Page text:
This “living space” that all of us have and in which we feel identified, is also comparable to the ecological niche of the organisms. The ecological niche of a species is a concept that always has been presented us as the “occupation”, “profession” or “work” that an organism carries up in the place where it lives (Wikipedia or CONICET), but the definition includes more than that. Hutchinson (1957) defined it as: ” n-dimensional hypervolume, where the dimensions are environmental conditions and resources, that define the requirements of a species to persist over time.” Despite the confusing definition, it is interested to point out the term “n-dimensional” as the ecological niche is based on this idea. An ecological niche is nothing more than all those multidimensional species requirements. In other words, the ecological niche of a species would be everything that involve the species and make it to prosper and survive where it is. Refers, ultimately, to all those variables that affect them in their daily lives, both biological variables -the contact with other species- and the physical and chemical ones-the climate and the habitat where they live-. An ecological niche of a species would be the spectrum of food it eats or can consume, the time of the day in which it is active to perform its functions, the time of the year and the way it carries out the reproduction, the predators and preys, the habitat it tolerates and all those physical and chemical factors that allow this species to remain viable.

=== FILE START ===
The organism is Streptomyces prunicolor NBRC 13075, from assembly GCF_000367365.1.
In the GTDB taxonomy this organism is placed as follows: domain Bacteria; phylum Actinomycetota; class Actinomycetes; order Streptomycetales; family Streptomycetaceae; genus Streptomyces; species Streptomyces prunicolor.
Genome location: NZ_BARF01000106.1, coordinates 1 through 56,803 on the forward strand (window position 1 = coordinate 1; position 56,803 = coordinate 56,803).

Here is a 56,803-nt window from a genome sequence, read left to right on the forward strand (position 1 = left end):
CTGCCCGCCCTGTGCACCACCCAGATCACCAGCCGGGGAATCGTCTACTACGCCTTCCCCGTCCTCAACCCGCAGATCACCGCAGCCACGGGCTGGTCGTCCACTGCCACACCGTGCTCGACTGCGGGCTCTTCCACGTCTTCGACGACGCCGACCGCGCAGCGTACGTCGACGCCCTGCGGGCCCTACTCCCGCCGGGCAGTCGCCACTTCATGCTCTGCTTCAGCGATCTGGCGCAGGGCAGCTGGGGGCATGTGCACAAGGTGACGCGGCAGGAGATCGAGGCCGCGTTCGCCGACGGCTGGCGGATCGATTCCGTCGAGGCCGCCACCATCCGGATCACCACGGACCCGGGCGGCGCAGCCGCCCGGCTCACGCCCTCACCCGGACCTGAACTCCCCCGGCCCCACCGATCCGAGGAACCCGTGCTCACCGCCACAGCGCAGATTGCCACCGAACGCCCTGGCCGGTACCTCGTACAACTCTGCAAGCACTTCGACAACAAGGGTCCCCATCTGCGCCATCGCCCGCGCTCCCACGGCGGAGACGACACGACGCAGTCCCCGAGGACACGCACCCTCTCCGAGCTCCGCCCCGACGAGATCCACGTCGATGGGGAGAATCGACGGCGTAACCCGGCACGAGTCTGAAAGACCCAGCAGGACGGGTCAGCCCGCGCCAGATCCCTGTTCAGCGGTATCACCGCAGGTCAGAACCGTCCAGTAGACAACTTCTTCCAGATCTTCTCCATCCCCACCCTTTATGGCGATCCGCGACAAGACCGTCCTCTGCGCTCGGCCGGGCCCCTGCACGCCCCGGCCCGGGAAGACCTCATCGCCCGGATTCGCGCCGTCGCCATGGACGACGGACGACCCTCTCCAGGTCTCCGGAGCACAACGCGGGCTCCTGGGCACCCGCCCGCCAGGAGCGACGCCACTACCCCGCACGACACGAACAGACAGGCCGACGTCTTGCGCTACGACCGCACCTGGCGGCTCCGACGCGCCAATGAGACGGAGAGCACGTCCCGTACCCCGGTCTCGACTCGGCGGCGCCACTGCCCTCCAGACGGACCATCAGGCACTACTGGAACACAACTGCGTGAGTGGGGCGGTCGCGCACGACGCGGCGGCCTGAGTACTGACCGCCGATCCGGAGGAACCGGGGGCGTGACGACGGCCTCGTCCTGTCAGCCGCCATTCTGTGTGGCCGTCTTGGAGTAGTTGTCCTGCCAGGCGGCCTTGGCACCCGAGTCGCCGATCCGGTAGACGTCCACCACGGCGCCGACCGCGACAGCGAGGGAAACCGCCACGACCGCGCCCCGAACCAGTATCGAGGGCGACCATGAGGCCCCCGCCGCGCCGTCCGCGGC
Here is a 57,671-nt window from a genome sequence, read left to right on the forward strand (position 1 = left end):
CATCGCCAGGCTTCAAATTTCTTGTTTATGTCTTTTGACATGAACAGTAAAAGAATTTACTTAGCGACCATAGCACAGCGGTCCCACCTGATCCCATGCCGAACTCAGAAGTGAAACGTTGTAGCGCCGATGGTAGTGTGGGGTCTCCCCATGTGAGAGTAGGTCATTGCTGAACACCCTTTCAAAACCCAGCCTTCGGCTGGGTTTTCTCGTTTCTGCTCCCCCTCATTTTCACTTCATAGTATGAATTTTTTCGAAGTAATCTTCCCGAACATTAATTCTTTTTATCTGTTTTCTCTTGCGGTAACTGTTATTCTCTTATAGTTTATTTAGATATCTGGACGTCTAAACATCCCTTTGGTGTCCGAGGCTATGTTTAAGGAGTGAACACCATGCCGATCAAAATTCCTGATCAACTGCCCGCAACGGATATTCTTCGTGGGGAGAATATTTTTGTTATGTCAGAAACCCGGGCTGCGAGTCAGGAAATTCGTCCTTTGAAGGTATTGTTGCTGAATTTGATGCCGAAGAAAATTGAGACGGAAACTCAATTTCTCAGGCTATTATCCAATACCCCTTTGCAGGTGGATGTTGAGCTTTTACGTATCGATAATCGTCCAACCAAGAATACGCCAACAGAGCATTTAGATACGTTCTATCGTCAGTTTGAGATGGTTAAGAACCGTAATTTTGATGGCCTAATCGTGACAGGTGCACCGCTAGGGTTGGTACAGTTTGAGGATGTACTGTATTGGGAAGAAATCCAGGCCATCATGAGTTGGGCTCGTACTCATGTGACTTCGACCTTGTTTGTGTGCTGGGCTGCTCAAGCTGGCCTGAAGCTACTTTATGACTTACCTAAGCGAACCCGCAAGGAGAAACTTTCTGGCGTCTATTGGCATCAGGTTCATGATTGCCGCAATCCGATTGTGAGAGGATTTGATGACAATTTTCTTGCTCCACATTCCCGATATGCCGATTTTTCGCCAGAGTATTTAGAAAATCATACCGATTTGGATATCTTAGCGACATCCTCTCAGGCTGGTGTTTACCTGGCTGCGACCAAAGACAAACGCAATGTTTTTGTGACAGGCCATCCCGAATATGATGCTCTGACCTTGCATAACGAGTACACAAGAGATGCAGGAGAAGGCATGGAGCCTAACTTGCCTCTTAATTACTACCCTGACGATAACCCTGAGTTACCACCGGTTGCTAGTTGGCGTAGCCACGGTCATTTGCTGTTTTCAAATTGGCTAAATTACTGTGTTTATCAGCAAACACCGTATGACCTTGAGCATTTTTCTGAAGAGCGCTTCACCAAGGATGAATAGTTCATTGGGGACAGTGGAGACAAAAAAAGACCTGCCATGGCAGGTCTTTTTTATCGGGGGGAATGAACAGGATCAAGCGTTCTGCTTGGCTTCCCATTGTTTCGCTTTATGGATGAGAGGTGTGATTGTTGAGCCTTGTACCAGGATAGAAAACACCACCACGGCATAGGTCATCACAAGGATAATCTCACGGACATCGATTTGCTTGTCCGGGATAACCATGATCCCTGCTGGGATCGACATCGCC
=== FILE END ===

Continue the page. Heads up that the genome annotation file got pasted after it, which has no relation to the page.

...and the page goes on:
These 5 species of warblers of North America seem to occupy the same habitat (the fir), but actually not. The truth is that each warbler occupies a different position in the tree. Source: Biology forums.

To give an illustrative example, let us place ourselves in the African savannah. The main grazing ungulates and those which perform mass migrations are compound by zebras, wildebeest and Thomson’s gazelles. At first glance, you might think that their ecological niche is very similar: same habitat, same routine, same predators and same food. The same food? Absolutely not. During migration, zebras go ahead, devouring tall grass, which is the worst quality. They are followed by wildebeest, which eat what remains standing, and these are followed by Thomson gazelle, which eat the high-quality grass, which is starting to grow again.

Although at first glance it may seem that feed on the same food, each species focuses on a different part of the plant. Source: Abierto por vacaciones.


The competitive exclusion principle, proposed by Gause (1934), states that two species occupying the same niche can not coexist in the long term as they come into competition for resources. Thus, in a competitive process for the same ecological niche, there is always a winner and a loser. In the end, one of the competitors is imposed by another, and then two things can happen: the extinction of the loser one (image A) or a traits displacement in order to occupy another niche (image B). In fact, the competitive exclusion principle is behind the current problems with invasive species. Invasive species niche is very similar to native species niche and, when they converge in the same habitat, the invasive species end up displacing native species, as they are better ecological competitors. It also often happens, of course, the opposite: the exotic species is worse than its counterpart and the competitor fails to thrive in the new environment.